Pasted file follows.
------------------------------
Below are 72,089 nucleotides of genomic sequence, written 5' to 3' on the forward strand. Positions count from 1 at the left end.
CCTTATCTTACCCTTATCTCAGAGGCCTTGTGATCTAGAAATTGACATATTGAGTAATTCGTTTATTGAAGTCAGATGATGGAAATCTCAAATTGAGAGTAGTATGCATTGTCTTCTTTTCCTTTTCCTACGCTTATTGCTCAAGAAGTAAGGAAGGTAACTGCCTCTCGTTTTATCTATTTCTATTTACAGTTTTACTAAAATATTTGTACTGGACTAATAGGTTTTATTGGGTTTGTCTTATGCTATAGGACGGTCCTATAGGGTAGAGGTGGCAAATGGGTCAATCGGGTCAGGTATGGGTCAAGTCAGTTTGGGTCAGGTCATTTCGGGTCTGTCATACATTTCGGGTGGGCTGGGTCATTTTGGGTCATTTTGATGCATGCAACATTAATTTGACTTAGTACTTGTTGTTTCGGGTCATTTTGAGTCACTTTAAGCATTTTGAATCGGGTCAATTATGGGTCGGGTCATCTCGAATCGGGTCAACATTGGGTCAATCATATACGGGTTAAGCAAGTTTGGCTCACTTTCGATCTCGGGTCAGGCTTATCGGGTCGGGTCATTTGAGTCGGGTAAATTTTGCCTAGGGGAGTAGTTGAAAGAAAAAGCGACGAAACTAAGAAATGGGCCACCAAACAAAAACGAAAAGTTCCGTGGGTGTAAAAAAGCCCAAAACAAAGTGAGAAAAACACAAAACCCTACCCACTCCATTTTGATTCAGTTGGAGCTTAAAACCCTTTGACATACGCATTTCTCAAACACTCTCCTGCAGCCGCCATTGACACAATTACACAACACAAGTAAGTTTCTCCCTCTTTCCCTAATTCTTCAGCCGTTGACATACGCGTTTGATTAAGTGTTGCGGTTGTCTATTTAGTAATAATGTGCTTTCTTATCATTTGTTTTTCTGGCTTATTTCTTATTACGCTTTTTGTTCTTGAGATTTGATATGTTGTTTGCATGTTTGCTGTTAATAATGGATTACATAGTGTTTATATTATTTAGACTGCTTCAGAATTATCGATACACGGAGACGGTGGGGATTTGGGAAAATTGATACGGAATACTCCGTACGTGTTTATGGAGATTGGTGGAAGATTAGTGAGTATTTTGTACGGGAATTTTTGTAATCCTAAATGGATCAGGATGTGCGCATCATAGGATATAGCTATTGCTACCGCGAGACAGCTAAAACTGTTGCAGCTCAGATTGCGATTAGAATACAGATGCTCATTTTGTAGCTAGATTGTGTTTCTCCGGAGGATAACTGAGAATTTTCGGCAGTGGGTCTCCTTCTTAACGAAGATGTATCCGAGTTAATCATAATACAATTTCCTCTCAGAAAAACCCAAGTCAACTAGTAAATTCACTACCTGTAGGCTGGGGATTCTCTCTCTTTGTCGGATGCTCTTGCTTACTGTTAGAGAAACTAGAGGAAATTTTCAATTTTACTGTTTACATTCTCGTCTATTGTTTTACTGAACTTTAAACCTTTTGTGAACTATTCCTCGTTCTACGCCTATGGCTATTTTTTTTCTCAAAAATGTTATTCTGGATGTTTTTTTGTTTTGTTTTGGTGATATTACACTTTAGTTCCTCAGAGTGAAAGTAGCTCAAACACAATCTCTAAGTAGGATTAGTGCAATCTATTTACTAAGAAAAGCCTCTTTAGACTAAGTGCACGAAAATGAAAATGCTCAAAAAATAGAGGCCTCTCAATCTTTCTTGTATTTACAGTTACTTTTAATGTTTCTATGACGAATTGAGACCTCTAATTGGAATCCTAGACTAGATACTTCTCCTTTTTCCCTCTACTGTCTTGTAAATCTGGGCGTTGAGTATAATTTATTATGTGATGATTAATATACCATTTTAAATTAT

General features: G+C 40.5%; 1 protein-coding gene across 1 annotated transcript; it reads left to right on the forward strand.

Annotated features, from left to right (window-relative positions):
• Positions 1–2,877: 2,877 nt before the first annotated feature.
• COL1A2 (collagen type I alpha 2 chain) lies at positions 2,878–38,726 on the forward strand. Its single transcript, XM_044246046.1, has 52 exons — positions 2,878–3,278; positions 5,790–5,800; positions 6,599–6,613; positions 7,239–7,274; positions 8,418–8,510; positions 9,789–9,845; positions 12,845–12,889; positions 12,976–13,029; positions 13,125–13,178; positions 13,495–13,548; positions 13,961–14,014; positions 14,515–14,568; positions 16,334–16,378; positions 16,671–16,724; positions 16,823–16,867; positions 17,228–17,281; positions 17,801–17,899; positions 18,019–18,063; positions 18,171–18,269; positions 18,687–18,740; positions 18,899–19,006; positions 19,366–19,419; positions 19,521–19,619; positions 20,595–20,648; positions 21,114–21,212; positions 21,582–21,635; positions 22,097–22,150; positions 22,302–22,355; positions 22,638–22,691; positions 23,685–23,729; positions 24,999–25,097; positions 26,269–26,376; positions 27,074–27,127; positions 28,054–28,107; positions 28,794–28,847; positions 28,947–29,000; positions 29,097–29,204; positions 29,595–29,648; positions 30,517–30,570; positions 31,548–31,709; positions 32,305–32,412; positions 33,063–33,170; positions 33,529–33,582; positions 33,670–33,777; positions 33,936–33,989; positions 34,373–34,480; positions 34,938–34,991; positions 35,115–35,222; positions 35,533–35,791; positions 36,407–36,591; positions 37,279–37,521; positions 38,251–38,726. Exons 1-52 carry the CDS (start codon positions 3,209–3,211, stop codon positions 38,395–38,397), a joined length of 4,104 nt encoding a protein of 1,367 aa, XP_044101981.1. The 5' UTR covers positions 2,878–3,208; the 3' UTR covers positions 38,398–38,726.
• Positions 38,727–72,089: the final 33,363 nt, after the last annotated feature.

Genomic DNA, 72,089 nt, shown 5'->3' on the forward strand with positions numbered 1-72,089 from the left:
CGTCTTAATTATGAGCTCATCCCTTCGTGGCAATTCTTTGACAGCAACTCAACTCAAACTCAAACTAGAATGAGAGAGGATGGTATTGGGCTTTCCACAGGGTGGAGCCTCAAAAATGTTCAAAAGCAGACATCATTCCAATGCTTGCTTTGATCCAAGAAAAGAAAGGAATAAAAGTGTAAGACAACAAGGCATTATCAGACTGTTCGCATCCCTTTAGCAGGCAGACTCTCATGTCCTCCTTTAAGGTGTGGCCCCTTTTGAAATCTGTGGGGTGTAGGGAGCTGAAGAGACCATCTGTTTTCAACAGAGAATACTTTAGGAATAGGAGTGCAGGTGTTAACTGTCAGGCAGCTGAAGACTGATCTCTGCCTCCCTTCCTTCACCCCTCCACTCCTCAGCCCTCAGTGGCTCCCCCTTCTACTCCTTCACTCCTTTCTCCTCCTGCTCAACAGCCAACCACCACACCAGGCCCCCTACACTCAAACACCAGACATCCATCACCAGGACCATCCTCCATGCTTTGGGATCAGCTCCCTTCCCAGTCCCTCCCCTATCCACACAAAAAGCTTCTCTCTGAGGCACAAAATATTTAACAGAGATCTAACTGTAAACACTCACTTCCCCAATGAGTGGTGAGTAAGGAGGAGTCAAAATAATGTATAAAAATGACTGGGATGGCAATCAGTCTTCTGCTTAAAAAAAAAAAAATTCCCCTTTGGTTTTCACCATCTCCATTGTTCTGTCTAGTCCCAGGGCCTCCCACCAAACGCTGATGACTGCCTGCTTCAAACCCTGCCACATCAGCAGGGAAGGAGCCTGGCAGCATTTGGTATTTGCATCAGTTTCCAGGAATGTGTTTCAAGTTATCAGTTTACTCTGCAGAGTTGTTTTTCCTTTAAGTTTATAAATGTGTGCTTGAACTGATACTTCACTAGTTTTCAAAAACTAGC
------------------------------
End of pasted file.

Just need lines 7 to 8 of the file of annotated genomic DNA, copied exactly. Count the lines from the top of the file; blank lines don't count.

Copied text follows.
• Positions 38,727–72,089: the final 33,363 nt, after the last annotated feature.

Genomic DNA, 72,089 nt, shown 5'->3' on the forward strand with positions numbered 1-72,089 from the left: